Congratulations to current postdoctoral associate Dr. Saray Shai and her collaborators for their recent paper in Journal of the Royal Society Interface. Remarkably, they were able to show that increasing the speed of subway trains doesn’t always make for better outcomes. With a great result like that, it shouldn’t be surprising that their work has garnered some nice press coverage.

Congratulations Saray!

Math + Political Science collaboration questions ‘Democratic Peace’ theory

KantianCommunitiesUsing a new technique to analyze 52 years of international conflict, an interdisciplinary collaborative team between Political Science and Mathematics suggests that there may be no such thing as a “democratic peace.” The study appears this week in the Proceedings of the National Academy of Sciences, co-authored by Ohio State Political Science professor Skyler Cranmer, University of Iowa Political Science professor Elizabeth Menninga (who recently earned her Political Science Ph.D. from UNC–Chapel Hill), and Peter Mucha from Carolina Mathematics.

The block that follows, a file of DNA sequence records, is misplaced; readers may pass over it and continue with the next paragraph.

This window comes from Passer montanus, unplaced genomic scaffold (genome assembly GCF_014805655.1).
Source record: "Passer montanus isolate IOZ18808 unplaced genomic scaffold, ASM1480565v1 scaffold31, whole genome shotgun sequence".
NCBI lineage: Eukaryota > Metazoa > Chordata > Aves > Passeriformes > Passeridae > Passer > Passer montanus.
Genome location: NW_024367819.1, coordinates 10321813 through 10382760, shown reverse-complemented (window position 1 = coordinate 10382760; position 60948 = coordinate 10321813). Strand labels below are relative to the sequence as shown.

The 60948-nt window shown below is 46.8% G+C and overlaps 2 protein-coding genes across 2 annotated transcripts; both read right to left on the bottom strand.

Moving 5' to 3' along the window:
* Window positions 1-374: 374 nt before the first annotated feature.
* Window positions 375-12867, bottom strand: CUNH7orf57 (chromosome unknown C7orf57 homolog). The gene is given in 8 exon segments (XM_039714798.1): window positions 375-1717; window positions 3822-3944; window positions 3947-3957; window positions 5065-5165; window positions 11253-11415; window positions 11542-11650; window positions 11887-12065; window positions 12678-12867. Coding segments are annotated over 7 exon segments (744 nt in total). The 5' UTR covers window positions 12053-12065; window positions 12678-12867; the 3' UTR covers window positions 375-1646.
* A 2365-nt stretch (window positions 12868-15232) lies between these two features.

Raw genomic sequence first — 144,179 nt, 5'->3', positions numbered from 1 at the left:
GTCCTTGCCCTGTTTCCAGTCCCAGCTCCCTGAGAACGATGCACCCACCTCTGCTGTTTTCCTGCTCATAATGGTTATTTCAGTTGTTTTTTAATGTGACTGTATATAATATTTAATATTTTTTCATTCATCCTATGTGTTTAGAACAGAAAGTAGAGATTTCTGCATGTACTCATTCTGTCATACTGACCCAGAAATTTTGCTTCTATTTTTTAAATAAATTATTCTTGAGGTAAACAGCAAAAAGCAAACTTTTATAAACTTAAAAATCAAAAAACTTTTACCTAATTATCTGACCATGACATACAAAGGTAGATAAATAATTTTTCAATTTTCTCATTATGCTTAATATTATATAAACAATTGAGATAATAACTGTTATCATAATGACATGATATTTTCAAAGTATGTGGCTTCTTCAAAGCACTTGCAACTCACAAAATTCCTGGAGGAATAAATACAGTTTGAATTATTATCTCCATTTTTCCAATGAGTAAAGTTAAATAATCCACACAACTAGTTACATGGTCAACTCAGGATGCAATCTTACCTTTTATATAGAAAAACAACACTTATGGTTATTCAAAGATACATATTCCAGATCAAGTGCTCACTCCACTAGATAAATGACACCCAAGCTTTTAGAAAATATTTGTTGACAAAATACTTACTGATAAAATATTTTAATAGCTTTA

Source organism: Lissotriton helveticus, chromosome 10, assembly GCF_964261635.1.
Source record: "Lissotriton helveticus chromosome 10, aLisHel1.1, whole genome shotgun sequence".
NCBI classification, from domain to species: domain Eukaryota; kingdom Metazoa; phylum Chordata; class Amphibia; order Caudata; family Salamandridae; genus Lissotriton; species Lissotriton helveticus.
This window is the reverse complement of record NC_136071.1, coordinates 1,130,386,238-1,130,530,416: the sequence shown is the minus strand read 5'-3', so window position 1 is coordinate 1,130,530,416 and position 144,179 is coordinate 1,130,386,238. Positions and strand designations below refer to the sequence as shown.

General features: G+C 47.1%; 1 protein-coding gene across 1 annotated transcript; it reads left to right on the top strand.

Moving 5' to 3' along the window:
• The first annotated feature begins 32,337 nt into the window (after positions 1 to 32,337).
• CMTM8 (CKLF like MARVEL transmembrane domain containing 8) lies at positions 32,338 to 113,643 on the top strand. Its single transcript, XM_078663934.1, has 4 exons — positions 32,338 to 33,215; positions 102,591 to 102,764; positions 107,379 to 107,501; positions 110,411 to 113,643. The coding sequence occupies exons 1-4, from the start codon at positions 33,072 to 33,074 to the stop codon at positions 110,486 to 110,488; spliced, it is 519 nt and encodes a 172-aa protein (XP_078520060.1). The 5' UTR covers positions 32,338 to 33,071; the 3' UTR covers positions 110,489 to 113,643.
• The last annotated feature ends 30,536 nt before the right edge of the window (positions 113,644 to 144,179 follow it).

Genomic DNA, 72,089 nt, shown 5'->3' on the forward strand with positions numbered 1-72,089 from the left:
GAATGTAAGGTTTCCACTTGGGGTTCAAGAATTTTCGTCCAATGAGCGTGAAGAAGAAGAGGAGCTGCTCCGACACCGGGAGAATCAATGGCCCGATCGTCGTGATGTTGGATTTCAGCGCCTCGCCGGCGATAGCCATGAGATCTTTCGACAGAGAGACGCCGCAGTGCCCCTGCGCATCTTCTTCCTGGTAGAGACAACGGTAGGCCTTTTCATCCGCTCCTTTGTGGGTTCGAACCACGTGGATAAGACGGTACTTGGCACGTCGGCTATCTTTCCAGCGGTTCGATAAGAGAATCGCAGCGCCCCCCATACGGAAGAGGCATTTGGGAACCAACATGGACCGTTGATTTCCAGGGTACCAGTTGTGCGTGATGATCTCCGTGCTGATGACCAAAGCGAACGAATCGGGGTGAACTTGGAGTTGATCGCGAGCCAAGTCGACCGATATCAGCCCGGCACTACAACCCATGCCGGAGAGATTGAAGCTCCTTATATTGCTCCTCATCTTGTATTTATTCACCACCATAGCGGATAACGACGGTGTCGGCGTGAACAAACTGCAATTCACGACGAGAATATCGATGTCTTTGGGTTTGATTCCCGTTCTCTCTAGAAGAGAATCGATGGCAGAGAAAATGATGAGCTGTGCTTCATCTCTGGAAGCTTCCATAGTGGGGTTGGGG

Read more here…

Bring the noise

In a wonderfully titled research highlight in Nature Physics, Abigail Klopper discusses our recent publication “Topological data analysis of contagion maps for examining spreading processes on networks” (also available on our Networks reprints page).

Led by postdoctoral associate Dane Taylorcontagions, our former summer Fulbright visitor Florian Klimm, and working with collaborators at Oxford and Rutgers, we study the spread of contagions on networks using tools of topological data analysis and nonlinear dimension reduction. Focusing on a specific model of complex contagions, we explore the settings under which the contagion spreads by wavefront propagation versus spread by the appearance of new clusters.